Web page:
British Council's Cultural Protection Fund Announces New Projects

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British Council's Cultural Protection Fund Announces New Projects

 May 28: The British Council's Cultural Protection Fund has announced 22 new projects across 10 countries, with a total funding of over £2 million. These projects aim to protect cultural heritage at risk from the effects of conflict and climate change.

In addition to ongoing efforts in the Middle East and North and East Africa, the fund will be working in Pakistan and Nepal for the first time as part of a South Asia pilot programme.

The allocated funding will support cultural heritage protection in Syria, Iraq, Kenya, Sudan, Ethiopia, the Occupied Palestinian Territories, Uganda, Tanzania, and now Pakistan and Nepal.

The Cultural Protection Fund, led by the British Council in partnership with the UK Department of Culture, Media, and Sport, is the UK's main initiative for international cultural heritage protection.

The fund collaborates with organizations and communities across 17 countries to protect both tangible heritage—such as buildings and archaeological sites—and intangible heritage, including music, traditional crafts, and languages.

The new projects announced by Cultural Protection Fund for Nepal emphasize on preserving various aspects of cultural heritage. The projects declared for Nepal include Preservation of Indigenous Food Heritage in Nepal – worth £ 50,000 and Safeguarding the Kusunda (The Ban Rajas) Language and Culture for Future Generations- worth £45,953.

Other projects are Towards Protecting the Cultural Heritage in the High Himalayas of the Shey Phoksundo National Park of Dolpo – worth £36,908 and Preservation and revival of Maithil women’s wall painting and sculpting arts- worth £ 50,000.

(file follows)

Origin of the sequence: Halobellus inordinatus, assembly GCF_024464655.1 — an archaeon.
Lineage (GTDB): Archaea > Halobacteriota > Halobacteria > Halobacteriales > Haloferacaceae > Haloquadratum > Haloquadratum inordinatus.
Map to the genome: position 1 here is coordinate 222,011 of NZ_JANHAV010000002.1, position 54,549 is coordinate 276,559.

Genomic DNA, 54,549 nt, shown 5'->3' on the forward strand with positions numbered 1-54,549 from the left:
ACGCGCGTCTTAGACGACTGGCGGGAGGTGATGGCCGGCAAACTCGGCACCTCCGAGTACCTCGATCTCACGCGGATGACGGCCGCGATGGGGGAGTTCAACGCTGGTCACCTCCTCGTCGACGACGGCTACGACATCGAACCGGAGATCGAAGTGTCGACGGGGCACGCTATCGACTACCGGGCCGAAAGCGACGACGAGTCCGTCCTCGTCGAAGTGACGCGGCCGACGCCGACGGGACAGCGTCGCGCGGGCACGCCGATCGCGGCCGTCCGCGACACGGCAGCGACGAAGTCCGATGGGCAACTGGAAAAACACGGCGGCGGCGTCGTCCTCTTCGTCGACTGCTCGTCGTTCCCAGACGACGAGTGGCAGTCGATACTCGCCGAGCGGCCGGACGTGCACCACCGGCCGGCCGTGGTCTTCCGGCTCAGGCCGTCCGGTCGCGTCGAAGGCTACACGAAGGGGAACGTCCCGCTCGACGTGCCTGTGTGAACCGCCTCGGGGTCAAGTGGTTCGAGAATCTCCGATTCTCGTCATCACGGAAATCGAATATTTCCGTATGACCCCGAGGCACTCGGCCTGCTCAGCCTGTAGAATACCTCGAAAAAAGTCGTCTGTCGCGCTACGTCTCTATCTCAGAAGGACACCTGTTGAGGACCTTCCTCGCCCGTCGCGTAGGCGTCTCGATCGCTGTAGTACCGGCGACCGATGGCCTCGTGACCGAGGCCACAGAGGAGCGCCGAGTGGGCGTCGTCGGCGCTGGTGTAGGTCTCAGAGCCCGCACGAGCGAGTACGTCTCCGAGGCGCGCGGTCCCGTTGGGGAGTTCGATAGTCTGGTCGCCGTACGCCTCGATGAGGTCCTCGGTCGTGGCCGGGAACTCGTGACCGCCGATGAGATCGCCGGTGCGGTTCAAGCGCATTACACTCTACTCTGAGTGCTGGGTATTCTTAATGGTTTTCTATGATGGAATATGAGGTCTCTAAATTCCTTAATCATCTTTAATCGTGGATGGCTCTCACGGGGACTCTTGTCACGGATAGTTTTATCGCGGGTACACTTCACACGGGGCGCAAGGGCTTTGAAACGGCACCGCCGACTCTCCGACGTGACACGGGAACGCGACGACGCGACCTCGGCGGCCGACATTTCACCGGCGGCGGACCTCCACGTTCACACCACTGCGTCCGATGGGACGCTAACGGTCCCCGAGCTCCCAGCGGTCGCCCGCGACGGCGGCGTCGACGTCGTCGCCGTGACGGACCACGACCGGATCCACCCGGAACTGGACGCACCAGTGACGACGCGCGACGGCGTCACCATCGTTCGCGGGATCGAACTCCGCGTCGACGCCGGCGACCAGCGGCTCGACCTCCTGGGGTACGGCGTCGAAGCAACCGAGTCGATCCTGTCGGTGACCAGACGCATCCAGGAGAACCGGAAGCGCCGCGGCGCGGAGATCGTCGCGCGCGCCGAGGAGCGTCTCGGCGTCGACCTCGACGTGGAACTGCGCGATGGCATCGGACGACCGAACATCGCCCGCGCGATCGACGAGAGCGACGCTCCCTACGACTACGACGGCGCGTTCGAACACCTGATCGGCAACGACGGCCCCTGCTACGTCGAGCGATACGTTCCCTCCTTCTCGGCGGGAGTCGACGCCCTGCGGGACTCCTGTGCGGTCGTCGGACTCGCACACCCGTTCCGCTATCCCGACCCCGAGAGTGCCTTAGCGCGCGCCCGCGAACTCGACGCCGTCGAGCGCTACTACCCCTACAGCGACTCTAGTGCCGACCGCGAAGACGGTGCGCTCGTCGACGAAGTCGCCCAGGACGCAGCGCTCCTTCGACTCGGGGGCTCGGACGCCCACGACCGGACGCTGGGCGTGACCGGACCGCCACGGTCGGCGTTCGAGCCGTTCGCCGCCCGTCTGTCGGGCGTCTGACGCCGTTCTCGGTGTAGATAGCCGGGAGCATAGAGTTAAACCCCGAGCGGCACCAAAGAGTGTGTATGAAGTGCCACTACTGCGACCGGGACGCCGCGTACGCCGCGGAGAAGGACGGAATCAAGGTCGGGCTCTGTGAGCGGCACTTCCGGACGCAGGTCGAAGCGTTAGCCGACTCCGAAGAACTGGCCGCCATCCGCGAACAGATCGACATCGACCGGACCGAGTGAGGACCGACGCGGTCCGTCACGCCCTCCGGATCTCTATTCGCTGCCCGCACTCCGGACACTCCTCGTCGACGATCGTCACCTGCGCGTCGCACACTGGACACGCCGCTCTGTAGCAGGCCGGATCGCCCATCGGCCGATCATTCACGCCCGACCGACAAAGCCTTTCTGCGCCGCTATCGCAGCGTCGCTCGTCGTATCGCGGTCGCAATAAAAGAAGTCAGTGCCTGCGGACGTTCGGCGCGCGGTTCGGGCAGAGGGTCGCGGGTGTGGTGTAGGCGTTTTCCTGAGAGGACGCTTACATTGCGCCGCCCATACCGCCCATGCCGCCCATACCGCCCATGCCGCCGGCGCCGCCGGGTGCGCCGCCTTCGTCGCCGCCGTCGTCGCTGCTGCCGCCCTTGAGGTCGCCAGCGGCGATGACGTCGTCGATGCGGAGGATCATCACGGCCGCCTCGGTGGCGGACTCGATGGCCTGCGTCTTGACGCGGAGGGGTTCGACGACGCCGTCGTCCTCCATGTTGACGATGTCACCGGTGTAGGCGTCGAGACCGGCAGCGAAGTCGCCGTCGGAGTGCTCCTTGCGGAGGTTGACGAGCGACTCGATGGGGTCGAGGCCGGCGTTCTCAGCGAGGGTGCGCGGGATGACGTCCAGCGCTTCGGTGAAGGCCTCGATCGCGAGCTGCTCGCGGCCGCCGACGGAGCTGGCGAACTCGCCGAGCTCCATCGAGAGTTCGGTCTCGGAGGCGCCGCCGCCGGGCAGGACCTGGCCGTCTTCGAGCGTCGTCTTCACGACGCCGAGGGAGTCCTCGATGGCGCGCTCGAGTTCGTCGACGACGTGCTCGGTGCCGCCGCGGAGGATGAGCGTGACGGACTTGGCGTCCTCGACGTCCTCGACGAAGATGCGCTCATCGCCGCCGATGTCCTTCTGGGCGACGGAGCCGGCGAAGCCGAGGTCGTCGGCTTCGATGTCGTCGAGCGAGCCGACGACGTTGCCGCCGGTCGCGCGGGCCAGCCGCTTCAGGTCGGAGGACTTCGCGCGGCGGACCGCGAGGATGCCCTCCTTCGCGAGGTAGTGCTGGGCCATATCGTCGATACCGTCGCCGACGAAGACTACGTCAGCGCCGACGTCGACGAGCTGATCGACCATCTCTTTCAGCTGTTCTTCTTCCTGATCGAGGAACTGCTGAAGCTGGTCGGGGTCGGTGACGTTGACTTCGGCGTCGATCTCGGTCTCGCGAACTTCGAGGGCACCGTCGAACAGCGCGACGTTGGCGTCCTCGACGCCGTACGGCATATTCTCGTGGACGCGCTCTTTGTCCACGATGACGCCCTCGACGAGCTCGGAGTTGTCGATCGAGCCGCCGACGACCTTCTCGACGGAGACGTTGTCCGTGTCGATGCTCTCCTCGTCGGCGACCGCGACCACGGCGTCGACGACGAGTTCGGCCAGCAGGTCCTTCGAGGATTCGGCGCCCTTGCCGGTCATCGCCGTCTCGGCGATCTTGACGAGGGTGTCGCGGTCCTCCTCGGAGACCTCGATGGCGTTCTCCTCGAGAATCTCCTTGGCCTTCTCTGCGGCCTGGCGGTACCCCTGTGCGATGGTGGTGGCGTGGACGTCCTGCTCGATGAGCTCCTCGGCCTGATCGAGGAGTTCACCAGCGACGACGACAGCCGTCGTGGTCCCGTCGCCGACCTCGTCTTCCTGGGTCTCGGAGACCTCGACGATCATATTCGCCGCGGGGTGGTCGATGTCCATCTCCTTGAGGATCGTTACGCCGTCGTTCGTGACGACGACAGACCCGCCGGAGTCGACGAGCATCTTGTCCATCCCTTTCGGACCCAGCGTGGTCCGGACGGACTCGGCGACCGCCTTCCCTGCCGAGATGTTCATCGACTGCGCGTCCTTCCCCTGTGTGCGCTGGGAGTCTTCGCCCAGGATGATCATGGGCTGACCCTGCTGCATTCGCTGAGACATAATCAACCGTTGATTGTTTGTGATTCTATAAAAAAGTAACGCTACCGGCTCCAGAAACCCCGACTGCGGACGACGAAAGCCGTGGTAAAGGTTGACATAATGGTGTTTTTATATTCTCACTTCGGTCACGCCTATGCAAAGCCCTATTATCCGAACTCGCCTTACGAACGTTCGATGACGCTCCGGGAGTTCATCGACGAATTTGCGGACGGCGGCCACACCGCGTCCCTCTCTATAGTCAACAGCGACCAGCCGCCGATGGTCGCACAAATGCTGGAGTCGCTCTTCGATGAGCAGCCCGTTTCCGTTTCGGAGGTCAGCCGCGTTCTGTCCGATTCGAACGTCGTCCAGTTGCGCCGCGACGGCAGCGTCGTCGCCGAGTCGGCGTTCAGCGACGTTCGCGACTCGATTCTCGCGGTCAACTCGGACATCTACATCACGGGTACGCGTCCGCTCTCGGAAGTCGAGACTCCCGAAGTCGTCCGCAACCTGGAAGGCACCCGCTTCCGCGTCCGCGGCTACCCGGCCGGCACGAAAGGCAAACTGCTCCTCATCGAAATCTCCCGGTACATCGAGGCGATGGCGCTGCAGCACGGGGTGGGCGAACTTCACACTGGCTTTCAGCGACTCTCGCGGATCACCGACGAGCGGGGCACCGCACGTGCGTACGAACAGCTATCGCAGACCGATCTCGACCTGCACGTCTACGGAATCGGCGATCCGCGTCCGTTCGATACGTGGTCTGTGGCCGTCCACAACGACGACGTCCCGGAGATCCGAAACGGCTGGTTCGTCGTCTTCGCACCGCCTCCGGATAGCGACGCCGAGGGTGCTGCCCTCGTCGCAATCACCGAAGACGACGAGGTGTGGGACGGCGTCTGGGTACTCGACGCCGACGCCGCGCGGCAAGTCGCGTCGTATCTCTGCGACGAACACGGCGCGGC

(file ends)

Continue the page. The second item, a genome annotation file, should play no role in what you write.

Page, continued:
National Indigenous Women’s Federation will deliver preservation of Indigenous Food Heritage in Nepal which focuses on diverse culinary practices in the highland regions of Nepal.

Through courses for students at local secondary schools and the development of an online learning programme, Archive Nepal and partners hope to increase the speakership of this language and will promote the language further through the production of dual language Nepali and Kusunda books for children.

In the same vein, Sampada Samrakshyan Samaj Nepal (ICOMOS Nepal) will work with local government and members of the community to document and improve capacity to care for built heritage that remains an important part of socio-cultural life for the Dolpo community.

Similarly, preservation and revival of Maithil women’s wall painting and sculpting arts project will focus on Maithil women’s paintings and mud art heritage.


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